Remember Ukraine was a part of the Russian federation a mere 20-plus years earlier. Russia in January 2022 said stop, no more killing or terrorising, but it continued unabated and unreported.

On February 24 this year the second phase of the 2014 war continued. Russia could take no more. The bullies dare not attack Russia so they continued their training and arming the Ukraine military. In short, Britain, the US and Nato by their actions on February 22 2014 are the main cause of, firstly, the deaths in this eight-and-a-half-year war and secondly, the worldwide food crisis and recession, by their stupidity of sanctioning the world’s main gas, coal, fertilizer etc supplier – an act of not putting their brain in gear before acting.

In truth these sanctions are the actions of bullying those they know they can’t beat militarily but never think of the consequences, and as the whole world knows now they are dire. I ask these bullies: was it really worth it?

It has it achieved only death, devastation and destruction.

My final suggestion is they apologise to Russia and Ukraine for breaking up a harmonious relationship between these two.

Cancel sanctions and let the gas, oil and grain etc flow freely all over the world at affordable prices as it was prior to Nato’s intervention and when they are at it they should apologise for Brexit.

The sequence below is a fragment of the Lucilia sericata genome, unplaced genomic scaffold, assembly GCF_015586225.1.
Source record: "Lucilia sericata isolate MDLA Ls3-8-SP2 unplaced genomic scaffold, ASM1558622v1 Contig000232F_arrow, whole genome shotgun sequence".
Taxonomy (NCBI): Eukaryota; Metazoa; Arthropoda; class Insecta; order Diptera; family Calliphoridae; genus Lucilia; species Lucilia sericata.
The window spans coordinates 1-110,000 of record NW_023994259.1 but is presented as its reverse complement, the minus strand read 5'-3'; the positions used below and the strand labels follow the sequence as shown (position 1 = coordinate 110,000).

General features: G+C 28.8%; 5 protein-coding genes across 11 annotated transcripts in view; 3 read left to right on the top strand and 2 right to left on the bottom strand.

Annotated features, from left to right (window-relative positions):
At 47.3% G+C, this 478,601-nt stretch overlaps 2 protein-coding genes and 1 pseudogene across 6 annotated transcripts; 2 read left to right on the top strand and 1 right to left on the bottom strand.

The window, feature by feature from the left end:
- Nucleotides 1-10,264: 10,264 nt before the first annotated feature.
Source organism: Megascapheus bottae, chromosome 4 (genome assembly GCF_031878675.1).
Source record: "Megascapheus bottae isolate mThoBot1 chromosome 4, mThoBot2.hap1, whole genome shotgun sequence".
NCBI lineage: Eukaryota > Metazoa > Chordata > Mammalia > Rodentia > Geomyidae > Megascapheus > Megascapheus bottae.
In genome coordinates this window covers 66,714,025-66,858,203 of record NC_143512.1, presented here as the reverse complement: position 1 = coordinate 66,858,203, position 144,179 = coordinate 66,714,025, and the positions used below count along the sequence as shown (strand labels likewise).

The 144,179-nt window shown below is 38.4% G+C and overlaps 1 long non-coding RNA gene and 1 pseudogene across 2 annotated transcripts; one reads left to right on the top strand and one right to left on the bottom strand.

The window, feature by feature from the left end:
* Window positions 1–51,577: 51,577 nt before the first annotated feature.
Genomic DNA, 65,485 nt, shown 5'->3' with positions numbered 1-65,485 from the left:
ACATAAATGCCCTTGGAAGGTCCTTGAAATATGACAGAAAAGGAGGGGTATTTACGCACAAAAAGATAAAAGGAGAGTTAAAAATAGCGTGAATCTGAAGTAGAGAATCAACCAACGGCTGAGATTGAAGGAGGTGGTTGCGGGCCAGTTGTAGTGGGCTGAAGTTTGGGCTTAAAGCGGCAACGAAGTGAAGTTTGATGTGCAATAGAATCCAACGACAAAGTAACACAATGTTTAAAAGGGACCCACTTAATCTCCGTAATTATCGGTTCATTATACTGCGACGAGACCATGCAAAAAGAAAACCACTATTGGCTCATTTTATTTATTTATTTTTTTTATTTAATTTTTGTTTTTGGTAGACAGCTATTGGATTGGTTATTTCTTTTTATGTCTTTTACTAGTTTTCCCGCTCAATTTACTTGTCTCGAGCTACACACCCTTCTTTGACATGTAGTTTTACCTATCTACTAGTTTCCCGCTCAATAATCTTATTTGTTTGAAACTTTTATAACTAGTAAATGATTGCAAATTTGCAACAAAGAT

Co Down


Concentrating minds

NEWTON Emerson on the comment made by Ms Michelle O’Neill – ‘Explaining the length of the Troubles’ (August 25) – asks why the violence did not end in 1972 when Stormont was prorogued.

Tom Kelly previously asserted that Ms O’Neill was wrong in her comments. Violence was unnecessary he argued.

My own contribution is to ask where the ‘tipping point’ lay with individuals and citizens who marched and protested peacefully about the serious deficits in the governance of this place. Was it on growing realisation that the British Army was not here to ‘protect the Catholic people’ but to establish ‘law and order’ Stormont style? Or was it the internment events in Belfast and Derry?

All I’m aware of is that it took some time. For many unionists the ‘tipping point’ was arrived at much earlier. It arrived pretty well at the outset of the civil rights movement. They saw ‘their’ democracy threatened. Regarding the debate about whether violence was ever acceptable, whether it went on far too long, or if it was right, will go on for sure, with all sides deeply entrenched.

However, there is the Good Friday Agreement. The task of living up to the aims and goals of the agreement are as fresh today as the day of the agreement was signed off. The British government ought to be concentrating the minds of politicians, columnists and citizens.

Derry City


Jewish persecution

CHRIS Bluds in his letter ‘Offended by burning of Israeli flag in Bogside’ (August 30) made the point that Jews had moved to Israel because of persecution and that… “two million Irish left your homeland to migrate to America and Australia, lands that had been unjustly taken from American Indian and Aboriginal population”.

Is he admitting that Jews unjustly took the lands from the Palestinian people?

Co Down


Letters to the Editor